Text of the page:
I am drafting a contract agreement between my property management company and a new contractor who will be responsible for some of the day to day runnings of the company such as working with tenants who have questions and ensuring rent is paid on time, etc. The agreement requires the contractor to have adequate liability insurance.
However, I am curious about how liability is shifted around (if at all) in a situation with a lawsuit against my PM company, if the lawsuit is regarding something that the contractor did or said.
For example, let's say this contractor is dealing with tenants and starts to harass a particular tenant for not paying rent. The tenant then takes a lawsuit against my PM company for harassment. Now, the contract agreement between my PM company and the contractor specifically says that the contractor will hold adequate liability insurance for their duties as a contractor and that they will indemnify and hold my PM company harmless in the case of a lawsuit resulting from work performed as part of their duties outlined in the agreement.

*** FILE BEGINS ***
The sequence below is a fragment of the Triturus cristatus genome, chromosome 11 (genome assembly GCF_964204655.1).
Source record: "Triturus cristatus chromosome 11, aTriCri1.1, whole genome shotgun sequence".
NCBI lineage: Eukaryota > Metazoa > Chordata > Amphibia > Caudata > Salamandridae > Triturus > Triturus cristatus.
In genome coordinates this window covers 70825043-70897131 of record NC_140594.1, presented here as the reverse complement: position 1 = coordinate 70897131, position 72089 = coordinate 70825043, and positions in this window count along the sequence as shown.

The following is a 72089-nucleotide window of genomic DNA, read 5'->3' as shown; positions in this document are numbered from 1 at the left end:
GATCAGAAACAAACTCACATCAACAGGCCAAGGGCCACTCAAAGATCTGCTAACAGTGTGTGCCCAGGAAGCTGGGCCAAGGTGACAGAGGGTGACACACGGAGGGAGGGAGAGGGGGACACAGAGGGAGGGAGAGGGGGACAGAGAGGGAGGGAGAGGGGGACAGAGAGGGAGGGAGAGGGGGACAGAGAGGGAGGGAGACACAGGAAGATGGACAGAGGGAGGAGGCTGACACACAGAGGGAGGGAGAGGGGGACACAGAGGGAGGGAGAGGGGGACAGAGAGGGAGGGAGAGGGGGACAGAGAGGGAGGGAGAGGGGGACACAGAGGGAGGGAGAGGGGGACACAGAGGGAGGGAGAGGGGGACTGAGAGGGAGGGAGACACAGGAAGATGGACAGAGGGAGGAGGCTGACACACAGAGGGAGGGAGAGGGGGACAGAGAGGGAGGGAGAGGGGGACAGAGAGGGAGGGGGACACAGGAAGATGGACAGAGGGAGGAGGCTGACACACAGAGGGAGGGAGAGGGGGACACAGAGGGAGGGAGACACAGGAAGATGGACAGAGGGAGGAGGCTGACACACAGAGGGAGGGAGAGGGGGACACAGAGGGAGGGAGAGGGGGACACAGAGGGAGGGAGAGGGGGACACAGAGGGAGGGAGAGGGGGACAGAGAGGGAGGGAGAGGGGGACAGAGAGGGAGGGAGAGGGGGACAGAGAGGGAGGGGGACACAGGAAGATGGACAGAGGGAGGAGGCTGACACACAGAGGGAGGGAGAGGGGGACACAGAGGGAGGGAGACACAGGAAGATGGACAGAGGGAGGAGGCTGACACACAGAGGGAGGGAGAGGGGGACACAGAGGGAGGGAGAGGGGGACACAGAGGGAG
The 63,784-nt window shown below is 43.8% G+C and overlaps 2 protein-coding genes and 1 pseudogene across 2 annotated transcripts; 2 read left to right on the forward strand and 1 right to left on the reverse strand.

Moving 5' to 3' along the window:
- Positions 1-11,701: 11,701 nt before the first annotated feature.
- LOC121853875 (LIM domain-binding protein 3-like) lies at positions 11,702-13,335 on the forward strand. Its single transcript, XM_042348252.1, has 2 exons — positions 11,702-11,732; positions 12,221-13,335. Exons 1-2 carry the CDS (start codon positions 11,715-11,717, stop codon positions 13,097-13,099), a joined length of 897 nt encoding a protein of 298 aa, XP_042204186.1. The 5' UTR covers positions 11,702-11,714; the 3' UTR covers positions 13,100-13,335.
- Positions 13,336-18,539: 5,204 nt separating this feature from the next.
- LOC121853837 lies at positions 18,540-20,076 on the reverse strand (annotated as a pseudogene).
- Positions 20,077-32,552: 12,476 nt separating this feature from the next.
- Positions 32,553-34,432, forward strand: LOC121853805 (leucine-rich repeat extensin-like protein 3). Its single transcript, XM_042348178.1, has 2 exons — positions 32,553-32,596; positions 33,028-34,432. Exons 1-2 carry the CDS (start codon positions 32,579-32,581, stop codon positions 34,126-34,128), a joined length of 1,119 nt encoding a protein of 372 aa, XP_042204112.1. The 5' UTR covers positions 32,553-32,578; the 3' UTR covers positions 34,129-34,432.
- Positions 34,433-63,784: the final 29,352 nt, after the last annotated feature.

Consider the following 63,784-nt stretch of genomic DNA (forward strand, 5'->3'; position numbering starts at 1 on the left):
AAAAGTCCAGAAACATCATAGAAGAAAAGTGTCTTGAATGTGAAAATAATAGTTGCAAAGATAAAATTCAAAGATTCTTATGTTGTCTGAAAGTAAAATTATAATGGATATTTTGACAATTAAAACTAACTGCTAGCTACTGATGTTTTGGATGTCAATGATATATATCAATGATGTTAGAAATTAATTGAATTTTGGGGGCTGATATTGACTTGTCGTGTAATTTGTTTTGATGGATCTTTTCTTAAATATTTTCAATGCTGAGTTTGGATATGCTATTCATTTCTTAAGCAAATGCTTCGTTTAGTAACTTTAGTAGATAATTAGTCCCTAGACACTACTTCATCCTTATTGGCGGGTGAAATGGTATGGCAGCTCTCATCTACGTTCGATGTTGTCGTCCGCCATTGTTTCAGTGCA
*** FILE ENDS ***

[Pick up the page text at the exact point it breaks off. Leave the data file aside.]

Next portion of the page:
But how does this hold up in court? The tenant doesn't know about this contract agreement and may not even know that this person was a contractor and not a direct employee of my PM company.
Does the signed agreement I have with this contractor shift the liability to them in the court room, and are they now responsible to pay damages (if the judgement is in favor of the tenant) even though they were not named in the lawsuit directly? Or does my PM company have to pay out first and then we have to go after the contractor separately to recoup the money?
Thanks for the help!